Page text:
After decades of dispute, forest companies, First Nations groups, environmentalists, and the province came together, signing an agreement to protect the Great Bear Rainforest in 2016.
After the decision was made, it was dubbed not only a gift to British Columbia and Canada, but to the entire world. And after seeing these photos of the pristine, relatively untouched environment, it’s not tough to see why.
The forest, which spans approximately 6.4-million hectares between Southeast Alaska and the top of Vancouver Island, is one of the largest remaining tracts of unspoiled rainforest in the world. It’s home to 1000-year-old western red cedars and 100-metre Sitka spruce, which contribute to a thriving ecosystem.
Thanks to Monday’s landmark agreement, 85 percent of the rainforest will be completely protected from commercial logging. The conserved area is actually larger than Vancouver Island.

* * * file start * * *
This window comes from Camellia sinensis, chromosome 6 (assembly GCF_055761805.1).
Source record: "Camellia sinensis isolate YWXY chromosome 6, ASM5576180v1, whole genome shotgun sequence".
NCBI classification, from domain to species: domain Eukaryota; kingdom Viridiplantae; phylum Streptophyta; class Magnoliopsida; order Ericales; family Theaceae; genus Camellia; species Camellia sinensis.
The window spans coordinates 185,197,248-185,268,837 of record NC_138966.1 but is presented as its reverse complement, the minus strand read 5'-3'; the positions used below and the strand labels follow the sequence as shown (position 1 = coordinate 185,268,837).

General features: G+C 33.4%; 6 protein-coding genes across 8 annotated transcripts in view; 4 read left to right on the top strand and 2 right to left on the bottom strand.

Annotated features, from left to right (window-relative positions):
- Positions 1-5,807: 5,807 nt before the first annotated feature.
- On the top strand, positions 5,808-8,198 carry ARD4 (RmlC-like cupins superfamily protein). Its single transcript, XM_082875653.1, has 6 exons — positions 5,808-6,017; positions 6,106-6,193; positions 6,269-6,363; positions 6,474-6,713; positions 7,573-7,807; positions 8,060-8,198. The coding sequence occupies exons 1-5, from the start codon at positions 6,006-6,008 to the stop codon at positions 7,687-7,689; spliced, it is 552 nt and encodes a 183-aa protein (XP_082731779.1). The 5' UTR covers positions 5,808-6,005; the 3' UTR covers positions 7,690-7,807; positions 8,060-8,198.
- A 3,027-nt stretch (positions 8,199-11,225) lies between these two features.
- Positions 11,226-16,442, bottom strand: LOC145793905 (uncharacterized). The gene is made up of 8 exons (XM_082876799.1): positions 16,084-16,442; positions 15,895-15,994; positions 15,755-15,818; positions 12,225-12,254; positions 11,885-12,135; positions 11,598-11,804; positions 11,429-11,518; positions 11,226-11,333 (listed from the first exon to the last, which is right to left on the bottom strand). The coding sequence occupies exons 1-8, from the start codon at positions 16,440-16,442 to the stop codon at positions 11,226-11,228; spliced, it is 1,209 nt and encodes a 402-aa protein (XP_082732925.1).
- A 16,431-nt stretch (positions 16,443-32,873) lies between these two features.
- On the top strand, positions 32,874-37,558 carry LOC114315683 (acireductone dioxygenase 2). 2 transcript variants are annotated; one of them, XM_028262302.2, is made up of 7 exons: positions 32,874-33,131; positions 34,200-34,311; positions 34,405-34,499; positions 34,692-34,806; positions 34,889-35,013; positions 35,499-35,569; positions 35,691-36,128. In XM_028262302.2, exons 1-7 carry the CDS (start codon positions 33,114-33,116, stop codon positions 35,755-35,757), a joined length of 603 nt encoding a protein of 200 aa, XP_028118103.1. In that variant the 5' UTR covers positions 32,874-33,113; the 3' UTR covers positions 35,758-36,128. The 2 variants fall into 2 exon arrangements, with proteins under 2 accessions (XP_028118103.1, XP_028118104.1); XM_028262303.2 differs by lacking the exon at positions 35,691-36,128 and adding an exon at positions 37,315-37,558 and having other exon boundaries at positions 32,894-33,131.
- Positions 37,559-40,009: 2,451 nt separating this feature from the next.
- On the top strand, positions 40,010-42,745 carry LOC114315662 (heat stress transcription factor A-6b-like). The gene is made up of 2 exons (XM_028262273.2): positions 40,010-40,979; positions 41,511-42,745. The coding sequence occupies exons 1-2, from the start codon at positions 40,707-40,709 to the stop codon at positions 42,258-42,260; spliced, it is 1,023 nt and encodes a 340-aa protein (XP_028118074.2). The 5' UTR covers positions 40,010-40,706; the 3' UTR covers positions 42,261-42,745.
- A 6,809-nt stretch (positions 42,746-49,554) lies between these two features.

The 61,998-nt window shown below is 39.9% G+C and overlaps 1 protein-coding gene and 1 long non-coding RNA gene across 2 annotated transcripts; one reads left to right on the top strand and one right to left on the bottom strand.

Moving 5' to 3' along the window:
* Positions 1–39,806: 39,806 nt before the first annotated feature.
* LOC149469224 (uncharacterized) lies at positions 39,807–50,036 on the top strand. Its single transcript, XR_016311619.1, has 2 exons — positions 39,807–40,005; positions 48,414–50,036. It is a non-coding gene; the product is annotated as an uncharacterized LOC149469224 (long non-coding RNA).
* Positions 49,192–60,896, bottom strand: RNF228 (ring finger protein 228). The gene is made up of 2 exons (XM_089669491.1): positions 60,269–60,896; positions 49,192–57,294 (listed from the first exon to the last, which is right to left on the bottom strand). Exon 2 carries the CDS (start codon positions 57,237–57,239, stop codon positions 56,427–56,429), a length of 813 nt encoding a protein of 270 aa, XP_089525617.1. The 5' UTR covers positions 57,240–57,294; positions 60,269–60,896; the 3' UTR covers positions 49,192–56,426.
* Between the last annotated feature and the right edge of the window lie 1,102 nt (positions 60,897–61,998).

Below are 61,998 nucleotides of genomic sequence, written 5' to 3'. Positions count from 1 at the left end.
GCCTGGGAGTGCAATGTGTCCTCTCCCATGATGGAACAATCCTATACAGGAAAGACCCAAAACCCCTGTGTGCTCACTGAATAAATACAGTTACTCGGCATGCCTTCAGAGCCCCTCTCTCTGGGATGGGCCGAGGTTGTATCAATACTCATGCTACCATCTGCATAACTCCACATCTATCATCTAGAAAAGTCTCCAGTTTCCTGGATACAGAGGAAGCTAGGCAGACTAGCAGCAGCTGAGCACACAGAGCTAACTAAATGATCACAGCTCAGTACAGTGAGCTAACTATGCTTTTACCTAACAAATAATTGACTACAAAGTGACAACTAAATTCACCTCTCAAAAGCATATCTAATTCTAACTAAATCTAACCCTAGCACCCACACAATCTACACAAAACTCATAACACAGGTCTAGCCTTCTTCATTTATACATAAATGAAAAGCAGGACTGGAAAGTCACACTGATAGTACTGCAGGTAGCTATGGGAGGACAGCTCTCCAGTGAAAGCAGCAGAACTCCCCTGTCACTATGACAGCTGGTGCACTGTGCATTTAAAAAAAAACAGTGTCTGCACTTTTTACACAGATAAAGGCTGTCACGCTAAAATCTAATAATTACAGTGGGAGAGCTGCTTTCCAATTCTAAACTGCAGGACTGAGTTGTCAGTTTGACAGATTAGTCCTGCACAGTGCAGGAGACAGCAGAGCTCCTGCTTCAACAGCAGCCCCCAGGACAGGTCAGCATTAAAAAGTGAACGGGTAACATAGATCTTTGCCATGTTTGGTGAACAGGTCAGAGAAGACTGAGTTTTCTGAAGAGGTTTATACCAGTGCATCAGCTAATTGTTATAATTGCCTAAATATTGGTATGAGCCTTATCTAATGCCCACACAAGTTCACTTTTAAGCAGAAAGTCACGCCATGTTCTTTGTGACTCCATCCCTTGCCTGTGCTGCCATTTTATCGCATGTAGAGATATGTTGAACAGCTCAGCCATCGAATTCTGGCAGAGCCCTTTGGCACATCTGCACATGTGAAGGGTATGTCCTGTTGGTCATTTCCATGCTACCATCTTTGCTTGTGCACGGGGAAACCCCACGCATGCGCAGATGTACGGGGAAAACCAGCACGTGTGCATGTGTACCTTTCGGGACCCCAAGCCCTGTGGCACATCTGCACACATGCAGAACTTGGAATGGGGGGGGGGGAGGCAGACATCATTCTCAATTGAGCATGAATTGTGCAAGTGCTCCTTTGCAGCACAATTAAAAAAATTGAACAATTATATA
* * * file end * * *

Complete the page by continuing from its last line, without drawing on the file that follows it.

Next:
But Ian McAllister, photographer and executive director of Pacific Wild, a non-profit organization that has worked to protect the rainforest for decades, says there’s still lots of work to do.
“We don’t view it as a final conservation plan, but rather one that builds on previous agreements,” he told Vancity Buzz. He acknowledges that the agreement is a step in the right direction, but notes that logging isn’t the only threat to the forest.
The agreement doesn’t address things like marine use protection, which is equally critical to certain species living in the forest. Bears and wolves, for example, rely on intertidal areas for foraging.
“From my photography, I’ve learned how much the terrestrial wildlife relies on the ocean environment,” he told Vancity Buzz. “…the ocean and rainforest are really inseparable when it comes to trying to define the needs of wildlife.”